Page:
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The Indianapolis Colts have a potential wild-card element that will impact the quarterback carousel if the front office decides to go in another direction at the position.
Days after the Colts’ season ended, general manager Chris Ballard didn’t want to comment on Wentz’s future with the team, which led to leaguewide speculation.
Last offseason, Indianapolis acquired Wentz from the Philadelphia Eagles for a third-rounder and a conditional 2022 second-round pick that became a first-rounder once Wentz played 75 percent of the snaps. In Week 18 against the Jacksonville Jaguars, he had a poor performance, throwing for 185 yards, a touchdown and an interception with a 58.6 percent completion rate. He also gave away a possession on a fumble. The Colts lost the game, and their playoff hopes went down the drain.
Even though Wentz doesn’t deserve all the blame, that’s how it works for quarterbacks in crucial spots. They’re praised in victory and take the brunt of responsibility in defeat. As a result, the Colts may have seen enough to move on from the 29-year-old signal-caller.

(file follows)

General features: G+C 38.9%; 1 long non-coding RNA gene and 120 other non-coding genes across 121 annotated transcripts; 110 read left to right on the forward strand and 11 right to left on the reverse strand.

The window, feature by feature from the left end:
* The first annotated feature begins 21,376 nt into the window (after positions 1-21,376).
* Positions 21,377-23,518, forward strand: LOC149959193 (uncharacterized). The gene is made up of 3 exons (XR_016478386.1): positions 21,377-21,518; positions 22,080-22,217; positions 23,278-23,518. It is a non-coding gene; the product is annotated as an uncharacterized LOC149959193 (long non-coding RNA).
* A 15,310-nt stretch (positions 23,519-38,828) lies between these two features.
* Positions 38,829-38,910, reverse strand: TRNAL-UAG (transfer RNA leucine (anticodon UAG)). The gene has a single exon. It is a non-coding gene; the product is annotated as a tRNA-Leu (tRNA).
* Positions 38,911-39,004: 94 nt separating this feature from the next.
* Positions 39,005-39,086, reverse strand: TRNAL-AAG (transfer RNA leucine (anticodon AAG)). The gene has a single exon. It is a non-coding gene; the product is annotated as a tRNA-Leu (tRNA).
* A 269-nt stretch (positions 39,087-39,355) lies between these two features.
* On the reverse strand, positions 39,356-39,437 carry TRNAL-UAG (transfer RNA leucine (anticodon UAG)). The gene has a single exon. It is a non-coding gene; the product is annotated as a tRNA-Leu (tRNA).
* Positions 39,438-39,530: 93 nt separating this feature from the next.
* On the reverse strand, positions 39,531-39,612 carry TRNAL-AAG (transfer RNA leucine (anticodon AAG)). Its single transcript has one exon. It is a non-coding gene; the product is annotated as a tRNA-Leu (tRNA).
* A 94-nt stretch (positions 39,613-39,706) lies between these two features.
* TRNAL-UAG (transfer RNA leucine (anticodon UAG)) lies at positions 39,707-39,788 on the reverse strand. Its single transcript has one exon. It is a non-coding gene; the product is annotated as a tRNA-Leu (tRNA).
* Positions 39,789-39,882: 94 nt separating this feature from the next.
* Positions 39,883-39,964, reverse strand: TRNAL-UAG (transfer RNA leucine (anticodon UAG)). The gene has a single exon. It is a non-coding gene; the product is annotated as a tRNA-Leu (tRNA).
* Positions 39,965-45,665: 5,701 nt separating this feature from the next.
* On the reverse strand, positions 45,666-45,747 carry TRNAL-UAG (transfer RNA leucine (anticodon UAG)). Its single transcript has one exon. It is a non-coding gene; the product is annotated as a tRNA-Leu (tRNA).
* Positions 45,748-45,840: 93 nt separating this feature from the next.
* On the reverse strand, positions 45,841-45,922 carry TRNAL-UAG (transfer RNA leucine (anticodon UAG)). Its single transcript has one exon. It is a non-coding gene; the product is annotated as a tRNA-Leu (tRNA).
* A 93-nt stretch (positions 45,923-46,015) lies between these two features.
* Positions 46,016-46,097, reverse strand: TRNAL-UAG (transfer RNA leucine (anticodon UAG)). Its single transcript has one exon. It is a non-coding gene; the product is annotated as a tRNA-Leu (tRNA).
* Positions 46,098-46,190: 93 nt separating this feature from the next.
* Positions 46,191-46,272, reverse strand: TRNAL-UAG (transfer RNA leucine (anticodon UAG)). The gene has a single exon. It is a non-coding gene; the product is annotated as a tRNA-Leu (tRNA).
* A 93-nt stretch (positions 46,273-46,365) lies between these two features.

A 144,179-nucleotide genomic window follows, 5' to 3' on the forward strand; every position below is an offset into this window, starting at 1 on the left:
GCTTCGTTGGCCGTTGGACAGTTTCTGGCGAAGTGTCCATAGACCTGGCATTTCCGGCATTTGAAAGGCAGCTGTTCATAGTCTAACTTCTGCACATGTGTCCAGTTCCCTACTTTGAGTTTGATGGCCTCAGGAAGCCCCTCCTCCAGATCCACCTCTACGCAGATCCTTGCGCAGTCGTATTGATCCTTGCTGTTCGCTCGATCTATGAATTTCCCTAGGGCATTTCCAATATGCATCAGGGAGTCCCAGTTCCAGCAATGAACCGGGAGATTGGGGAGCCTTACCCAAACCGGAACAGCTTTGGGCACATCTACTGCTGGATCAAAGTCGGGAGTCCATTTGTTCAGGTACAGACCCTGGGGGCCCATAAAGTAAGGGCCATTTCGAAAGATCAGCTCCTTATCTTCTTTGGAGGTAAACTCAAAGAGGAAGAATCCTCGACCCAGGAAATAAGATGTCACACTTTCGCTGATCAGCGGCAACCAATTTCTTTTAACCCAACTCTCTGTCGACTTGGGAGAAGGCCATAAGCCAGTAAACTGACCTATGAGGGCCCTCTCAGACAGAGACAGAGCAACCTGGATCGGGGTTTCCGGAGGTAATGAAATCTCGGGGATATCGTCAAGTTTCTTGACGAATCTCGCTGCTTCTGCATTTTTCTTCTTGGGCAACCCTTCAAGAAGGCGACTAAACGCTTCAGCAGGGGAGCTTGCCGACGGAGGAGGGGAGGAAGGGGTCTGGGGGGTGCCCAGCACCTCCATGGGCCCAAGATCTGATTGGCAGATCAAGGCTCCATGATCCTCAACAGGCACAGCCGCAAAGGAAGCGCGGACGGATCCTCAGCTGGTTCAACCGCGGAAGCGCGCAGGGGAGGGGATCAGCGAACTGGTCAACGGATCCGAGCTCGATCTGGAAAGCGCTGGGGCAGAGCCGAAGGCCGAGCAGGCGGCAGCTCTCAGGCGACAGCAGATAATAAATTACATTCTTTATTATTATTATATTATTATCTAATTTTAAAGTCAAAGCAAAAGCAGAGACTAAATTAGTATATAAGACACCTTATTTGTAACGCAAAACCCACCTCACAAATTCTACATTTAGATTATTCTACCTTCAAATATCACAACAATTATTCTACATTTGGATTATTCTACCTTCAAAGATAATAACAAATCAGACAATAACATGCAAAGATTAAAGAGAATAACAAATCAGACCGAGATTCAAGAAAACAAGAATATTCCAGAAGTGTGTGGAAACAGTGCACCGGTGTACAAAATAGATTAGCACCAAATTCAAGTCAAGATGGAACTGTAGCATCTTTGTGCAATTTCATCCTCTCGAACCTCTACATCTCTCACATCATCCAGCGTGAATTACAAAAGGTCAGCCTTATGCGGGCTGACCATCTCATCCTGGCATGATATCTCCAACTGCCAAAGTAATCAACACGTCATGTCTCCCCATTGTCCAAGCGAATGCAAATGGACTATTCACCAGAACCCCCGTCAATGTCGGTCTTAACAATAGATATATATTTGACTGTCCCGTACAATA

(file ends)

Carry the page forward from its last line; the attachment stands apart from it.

Colts quarterback Carson WentzIcon Sportswire/Getty Images
According to ESPN’s Chris Mortensen via Pro Football Talk’s Michael David Smith, the Colts will “probably” trade or release Wentz by March 18.
Despite Wentz’s awful finish to the 2021 season, he had a decent year, throwing for 3,563 yards, 27 touchdowns (10th-most leaguewide) and seven interceptions with a 62.4 percent completion rate. He tied for ninth in QBR (54.7).
Taking a closer look at the Colts offense, Wentz posted solid passing numbers with just one reliable pass-catcher in Michael Pittman Jr., who registered 88 receptions for 1,082 yards and six touchdowns. Aside from the second-year wideout, no other player on the roster topped 40 receptions or 384 receiving yards.
Sure, Wentz made costly mistakes (interceptions) that factored into losses to the Tennessee Titans (Week 8) and Tampa Bay Buccaneers (Week 12), and he should’ve had a better showing against the lowly Jaguars, but the athletic big-armed quarterback would still have solid value on the trade or free-agent market.
Nate Atkins of the Indianapolis Star suggests that the Colts can make a trade more palatable for suitors if they restructure Wentz’s deal, but he could have some say about his next career stop.